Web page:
Mr. Douglas Alexander: Article III-305, or any other article in the EU constitutional treaty, would not require the UK alone or any other member state to present the common EU position in NATO meetings. But Article III-305 would require all member states, including the UK, to uphold previously agreed positions in other international organisations. This provision has existed since Maastricht. Because we have a veto on foreign and defence policy, these EU positions would have been previously agreed by us.

There is no provision in the constitutional treaty for the EU Foreign Minister to request to address a meeting in NATO. However, Article III-296.2 of the EU constitutional treaty makes clear that he or she would represent agreed positions of the EU in international meetings and at international conferences, acting on behalf of the European Union. Where the EU and NATO engage in dialogue which helps develop their
 
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strategic partnership—for example in the regular meetings between the Political and Security Committee and the North Atlantic Council—the EU Foreign Minister would present the EU policies, which we would have agreed to. This mirrors the current arrangement where the presidency presents agreed positions. The UK would, of course, be represented in both its UK and EU seats.

Mike Penning: To ask the Secretary of State for Foreign and Commonwealth Affairs if he will make a statement on the requirement under Article III-305 of the EU constitution for the United Kingdom to present a common EU position at Commonwealth meetings where such a position has been reached; and by what mechanism the EU Foreign Minister would be permitted to address the meeting on his request. [10098]

Mr. Douglas Alexander: Neither Article III-305, nor any other article in the EU constitutional treaty, would require the UK alone or any other member state to present the common EU position in Commonwealth meetings. But Article III-305 would require all member states, including the UK, to uphold previously agreed positions in other international organisations. This provision has existed since Maastricht. Because we have a veto on foreign and defence policy, these EU positions would have been previously agreed by us. In the Commonwealth, this requirement would apply to the UK, Malta and Cyprus.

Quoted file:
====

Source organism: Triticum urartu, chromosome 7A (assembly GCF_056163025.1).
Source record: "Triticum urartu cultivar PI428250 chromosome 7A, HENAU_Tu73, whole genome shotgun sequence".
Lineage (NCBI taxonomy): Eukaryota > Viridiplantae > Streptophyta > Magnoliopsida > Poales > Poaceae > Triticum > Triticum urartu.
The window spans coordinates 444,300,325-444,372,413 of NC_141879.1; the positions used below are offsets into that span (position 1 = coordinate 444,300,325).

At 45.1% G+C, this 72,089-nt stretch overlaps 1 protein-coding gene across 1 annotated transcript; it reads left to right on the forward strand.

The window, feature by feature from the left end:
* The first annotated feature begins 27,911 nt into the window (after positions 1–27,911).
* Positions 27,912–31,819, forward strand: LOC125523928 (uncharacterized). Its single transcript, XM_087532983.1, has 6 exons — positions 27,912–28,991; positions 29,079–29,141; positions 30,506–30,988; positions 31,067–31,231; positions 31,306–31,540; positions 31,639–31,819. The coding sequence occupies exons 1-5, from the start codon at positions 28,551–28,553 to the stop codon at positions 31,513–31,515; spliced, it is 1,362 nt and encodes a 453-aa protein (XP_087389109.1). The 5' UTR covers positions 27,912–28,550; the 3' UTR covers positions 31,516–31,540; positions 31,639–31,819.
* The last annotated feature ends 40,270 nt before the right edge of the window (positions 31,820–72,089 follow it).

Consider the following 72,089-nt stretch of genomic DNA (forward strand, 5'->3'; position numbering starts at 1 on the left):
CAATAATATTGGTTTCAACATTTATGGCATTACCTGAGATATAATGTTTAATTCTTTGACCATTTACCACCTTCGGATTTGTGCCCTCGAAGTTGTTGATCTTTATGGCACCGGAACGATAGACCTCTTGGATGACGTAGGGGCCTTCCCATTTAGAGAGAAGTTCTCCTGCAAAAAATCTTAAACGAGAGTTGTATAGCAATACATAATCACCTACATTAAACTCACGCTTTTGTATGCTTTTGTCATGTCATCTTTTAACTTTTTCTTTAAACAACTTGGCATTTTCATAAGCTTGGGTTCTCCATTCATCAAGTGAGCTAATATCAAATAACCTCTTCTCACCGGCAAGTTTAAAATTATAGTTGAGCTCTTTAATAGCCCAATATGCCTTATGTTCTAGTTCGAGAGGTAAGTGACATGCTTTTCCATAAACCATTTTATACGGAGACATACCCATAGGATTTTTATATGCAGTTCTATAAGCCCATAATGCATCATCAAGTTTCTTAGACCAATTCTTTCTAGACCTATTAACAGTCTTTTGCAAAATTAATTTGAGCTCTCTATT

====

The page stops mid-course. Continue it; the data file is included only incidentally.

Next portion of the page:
There is no provision in the constitutional treaty for the EU Foreign Minister to request to address a Commonwealth meeting. However, Article III-296.2 of the EU constitutional treaty makes it clear that he or she would represent agreed positions of the EU in international meetings and at international conferences, acting on behalf of the European Union. So, for example, if the members of the Commonwealth were to hold a joint meeting with the European Union, the Union Minister for Foreign Affairs could represent the European Union if the meeting was relevant to his/her external portfolio. The European Union is not a member of the Commonwealth and the UK would continue to represent itself in Commonwealth meetings.

Mike Penning: To ask the Secretary of State for Foreign and Commonwealth Affairs if he will list those EU countries that have indicated a willingness to continue ratifying the EU constitution; and whether ratification would be made by (a) Parliament and (b) after a plebiscite in each case. [10099]

Mr. Douglas Alexander: Belgium, Malta and Estonia intend to proceed with parliamentary ratification of the EU constitutional treaty. Luxembourg held a referendum on 10 July. The Czech Republic intends to proceed with ratification of the EU constitutional treaty by referendum, although the requisite enabling legislation has yet to be passed and the Government have announced that any ratification is unlikely before mid 2006. The Irish Government have announced that they will not set a date for their referendum. Poland has not decided how, if at all, to proceed with ratification and the Polish President has said that a referendum in 2005 looks unrealistic". The Swedish Government have announced that they will seek to postpone their parliamentary ratification process and the Finnish Government have postponed parliamentary
 
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ratification. The Danish and Portuguese Governments have postponed their referendums. The treaty was approved by Parliament in Cyprus on 30 June.